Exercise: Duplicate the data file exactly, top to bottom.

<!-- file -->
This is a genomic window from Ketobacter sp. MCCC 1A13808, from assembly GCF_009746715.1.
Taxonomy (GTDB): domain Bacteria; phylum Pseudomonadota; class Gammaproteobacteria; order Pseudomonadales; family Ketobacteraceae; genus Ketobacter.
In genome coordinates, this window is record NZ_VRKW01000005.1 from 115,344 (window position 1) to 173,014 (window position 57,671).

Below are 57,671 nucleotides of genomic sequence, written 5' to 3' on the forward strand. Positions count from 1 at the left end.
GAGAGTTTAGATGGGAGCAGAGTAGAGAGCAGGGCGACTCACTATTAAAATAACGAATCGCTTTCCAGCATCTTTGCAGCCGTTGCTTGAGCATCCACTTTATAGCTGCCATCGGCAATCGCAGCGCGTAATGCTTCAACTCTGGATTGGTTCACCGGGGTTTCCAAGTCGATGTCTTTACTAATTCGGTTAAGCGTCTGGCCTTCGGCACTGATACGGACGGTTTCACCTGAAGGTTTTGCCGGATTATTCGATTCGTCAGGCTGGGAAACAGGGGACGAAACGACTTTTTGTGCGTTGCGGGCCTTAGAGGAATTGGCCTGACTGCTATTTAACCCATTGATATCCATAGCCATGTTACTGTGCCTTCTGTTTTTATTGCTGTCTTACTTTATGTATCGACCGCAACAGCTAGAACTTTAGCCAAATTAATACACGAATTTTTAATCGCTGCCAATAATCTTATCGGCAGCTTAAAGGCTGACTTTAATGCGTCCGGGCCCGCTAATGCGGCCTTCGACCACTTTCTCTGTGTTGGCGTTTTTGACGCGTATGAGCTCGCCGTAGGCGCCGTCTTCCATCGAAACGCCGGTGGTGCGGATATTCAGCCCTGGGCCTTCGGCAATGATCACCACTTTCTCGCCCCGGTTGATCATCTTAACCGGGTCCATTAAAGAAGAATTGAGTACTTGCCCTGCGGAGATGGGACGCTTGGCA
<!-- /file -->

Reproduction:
This is a genomic window from Ketobacter sp. MCCC 1A13808, from assembly GCF_009746715.1.
Taxonomy (GTDB): domain Bacteria; phylum Pseudomonadota; class Gammaproteobacteria; order Pseudomonadales; family Ketobacteraceae; genus Ketobacter.
In genome coordinates, this window is record NZ_VRKW01000005.1 from 115,344 (window position 1) to 173,014 (window position 57,671).

Below are 57,671 nucleotides of genomic sequence, written 5' to 3' on the forward strand. Positions count from 1 at the left end.
GAGAGTTTAGATGGGAGCAGAGTAGAGAGCAGGGCGACTCACTATTAAAATAACGAATCGCTTTCCAGCATCTTTGCAGCCGTTGCTTGAGCATCCACTTTATAGCTGCCATCGGCAATCGCAGCGCGTAATGCTTCAACTCTGGATTGGTTCACCGGGGTTTCCAAGTCGATGTCTTTACTAATTCGGTTAAGCGTCTGGCCTTCGGCACTGATACGGACGGTTTCACCTGAAGGTTTTGCCGGATTATTCGATTCGTCAGGCTGGGAAACAGGGGACGAAACGACTTTTTGTGCGTTGCGGGCCTTAGAGGAATTGGCCTGACTGCTATTTAACCCATTGATATCCATAGCCATGTTACTGTGCCTTCTGTTTTTATTGCTGTCTTACTTTATGTATCGACCGCAACAGCTAGAACTTTAGCCAAATTAATACACGAATTTTTAATCGCTGCCAATAATCTTATCGGCAGCTTAAAGGCTGACTTTAATGCGTCCGGGCCCGCTAATGCGGCCTTCGACCACTTTCTCTGTGTTGGCGTTTTTGACGCGTATGAGCTCGCCGTAGGCGCCGTCTTCCATCGAAACGCCGGTGGTGCGGATATTCAGCCCTGGGCCTTCGGCAATGATCACCACTTTCTCGCCCCGGTTGATCATCTTAACCGGGTCCATTAAAGAAGAATTGAGTACTTGCCCTGCGGAGATGGGACGCTTGGCA